Investigation of the structure and function of SecH, a novel component of the Sec machinery in Escherichia coli

Wynne, Max Alexander (2023). Investigation of the structure and function of SecH, a novel component of the Sec machinery in Escherichia coli. University of Birmingham. Ph.D.

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The Sec machinery translocates proteins across, or inserts proteins into, the cytoplasmic membrane and is responsible for translocation of approximately 20% of all proteins synthesised by the bacterium Escherichia coli. The aim of the work presented in this thesis was to investigate the function, mechanism and structure of a novel component of the Sec machinery, SecH (YecA). SecH contains two structural domains that were identified previously with the aid of bioinformatics: an N-terminal UPF0149 domain and a C-terminal metal binding domain (MBD). The MBD is nearly identical to the C-terminal MBD of the essential ATPase SecA, which mediates the interaction of SecA with the molecular chaperone SecB and with ribosomes. A phylogenetic analysis of the distribution of SecH in different bacterial species presented in this thesis suggested that SecH is strongly co-conserved with SecB. Biochemical and biophysical binding studies indicate that SecH binds to both SecB and ribosomes in a manner that is dependent on the MBD. Structural modelling, size exclusion chromatography and native mass spectrometry indicate that SecH dimerises in solution, and site-specific crosslinking suggests that it forms higher order oligomers in vivo. Copurification experiments indicate that SecH interacts with a broad range of client proteins when overexpressed and these include Sec substrates when expressed in strains with a Sec defect. These results are consistent with previous reports suggesting that SecH has molecular chaperone activity. SecH also copurifies strongly with SecA. Biochemical studies suggest SecH does not modulate the ATPase activity of SecA or increase the rate of ADP dissociation in the absence of SecYEG or substrate protein. However, structural modelling suggests that SecH may directly interact with SecA. Taken together, these results suggest that SecH is a novel component of the Sec machinery that interacts with the ribosome, SecB, SecA and also Sec substrate protein.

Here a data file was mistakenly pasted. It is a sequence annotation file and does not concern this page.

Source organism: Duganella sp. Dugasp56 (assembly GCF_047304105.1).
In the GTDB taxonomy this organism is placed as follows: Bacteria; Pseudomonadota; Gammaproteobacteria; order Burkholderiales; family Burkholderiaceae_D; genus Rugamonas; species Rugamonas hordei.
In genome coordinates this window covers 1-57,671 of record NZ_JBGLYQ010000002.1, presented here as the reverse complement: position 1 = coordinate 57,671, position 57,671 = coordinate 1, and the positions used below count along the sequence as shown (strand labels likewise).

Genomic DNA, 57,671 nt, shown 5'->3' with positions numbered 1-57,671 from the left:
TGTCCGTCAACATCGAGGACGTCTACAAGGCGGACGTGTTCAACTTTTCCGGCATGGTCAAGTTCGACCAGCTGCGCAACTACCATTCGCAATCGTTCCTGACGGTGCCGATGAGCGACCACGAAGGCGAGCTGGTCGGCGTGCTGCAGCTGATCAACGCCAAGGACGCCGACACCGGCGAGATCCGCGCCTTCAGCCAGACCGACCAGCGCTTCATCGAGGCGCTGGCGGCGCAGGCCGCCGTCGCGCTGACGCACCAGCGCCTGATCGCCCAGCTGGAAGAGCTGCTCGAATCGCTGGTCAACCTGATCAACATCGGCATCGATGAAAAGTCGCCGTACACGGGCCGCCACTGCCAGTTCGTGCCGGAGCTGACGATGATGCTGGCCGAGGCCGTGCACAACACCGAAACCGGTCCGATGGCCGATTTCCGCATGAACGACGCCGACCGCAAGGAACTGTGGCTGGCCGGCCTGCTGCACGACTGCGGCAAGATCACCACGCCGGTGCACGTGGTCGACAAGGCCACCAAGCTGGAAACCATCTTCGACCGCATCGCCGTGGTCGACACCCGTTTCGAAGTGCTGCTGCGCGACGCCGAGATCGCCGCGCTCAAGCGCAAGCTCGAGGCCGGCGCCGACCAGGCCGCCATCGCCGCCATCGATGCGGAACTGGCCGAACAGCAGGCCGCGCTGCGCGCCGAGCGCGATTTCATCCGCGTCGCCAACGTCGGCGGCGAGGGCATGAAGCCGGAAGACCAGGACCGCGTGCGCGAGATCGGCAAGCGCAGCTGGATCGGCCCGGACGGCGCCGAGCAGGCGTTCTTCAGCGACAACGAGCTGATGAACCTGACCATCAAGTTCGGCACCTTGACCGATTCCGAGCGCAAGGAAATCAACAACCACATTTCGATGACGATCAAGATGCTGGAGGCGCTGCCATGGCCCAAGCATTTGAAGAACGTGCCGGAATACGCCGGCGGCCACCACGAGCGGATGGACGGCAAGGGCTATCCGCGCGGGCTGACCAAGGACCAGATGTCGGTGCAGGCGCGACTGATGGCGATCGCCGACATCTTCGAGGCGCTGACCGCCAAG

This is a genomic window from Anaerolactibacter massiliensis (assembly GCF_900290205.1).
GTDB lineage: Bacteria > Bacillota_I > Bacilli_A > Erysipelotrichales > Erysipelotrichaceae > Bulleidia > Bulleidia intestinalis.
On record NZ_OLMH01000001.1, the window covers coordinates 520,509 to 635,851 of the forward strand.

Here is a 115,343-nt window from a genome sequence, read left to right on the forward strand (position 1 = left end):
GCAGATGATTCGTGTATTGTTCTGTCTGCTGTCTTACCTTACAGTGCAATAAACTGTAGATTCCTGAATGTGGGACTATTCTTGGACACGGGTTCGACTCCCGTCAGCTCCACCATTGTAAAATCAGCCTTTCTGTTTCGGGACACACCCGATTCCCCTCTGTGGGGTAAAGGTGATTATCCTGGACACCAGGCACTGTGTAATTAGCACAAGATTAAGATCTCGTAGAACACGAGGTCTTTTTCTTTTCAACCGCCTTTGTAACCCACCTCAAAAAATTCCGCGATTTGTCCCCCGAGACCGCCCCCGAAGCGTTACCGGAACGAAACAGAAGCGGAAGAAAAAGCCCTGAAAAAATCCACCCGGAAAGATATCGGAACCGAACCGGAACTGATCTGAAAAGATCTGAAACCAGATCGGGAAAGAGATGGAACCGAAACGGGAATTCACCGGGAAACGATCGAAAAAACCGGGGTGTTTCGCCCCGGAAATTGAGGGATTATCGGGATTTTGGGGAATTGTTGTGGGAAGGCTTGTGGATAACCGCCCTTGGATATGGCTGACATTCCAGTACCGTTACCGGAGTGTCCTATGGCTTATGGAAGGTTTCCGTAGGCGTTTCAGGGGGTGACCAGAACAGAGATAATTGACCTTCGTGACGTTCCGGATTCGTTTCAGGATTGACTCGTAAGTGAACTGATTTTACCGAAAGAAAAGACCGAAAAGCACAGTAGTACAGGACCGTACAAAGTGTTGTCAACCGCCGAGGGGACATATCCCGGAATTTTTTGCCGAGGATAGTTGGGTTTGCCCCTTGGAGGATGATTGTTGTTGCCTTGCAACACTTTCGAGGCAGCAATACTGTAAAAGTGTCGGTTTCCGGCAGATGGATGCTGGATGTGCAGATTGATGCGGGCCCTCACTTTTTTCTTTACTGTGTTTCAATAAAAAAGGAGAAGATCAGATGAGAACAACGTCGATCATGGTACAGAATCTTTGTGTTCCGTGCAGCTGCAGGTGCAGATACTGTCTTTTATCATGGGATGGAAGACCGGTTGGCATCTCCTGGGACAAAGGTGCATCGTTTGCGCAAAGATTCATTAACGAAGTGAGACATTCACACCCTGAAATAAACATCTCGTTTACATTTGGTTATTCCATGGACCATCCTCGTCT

Type of Work: Thesis (Doctorates > Ph.D.)
Award Type: Doctorates > Ph.D.
Licence: All rights reserved
College/Faculty: Colleges (2008 onwards) > College of Life & Environmental Sciences
School or Department: School of Biosciences
Funders: Biotechnology and Biological Sciences Research Council
Subjects: Q Science > Q Science (General)
Q Science > QH Natural history > QH301 Biology
Q Science > QH Natural history > QH426 Genetics
Q Science > QR Microbiology


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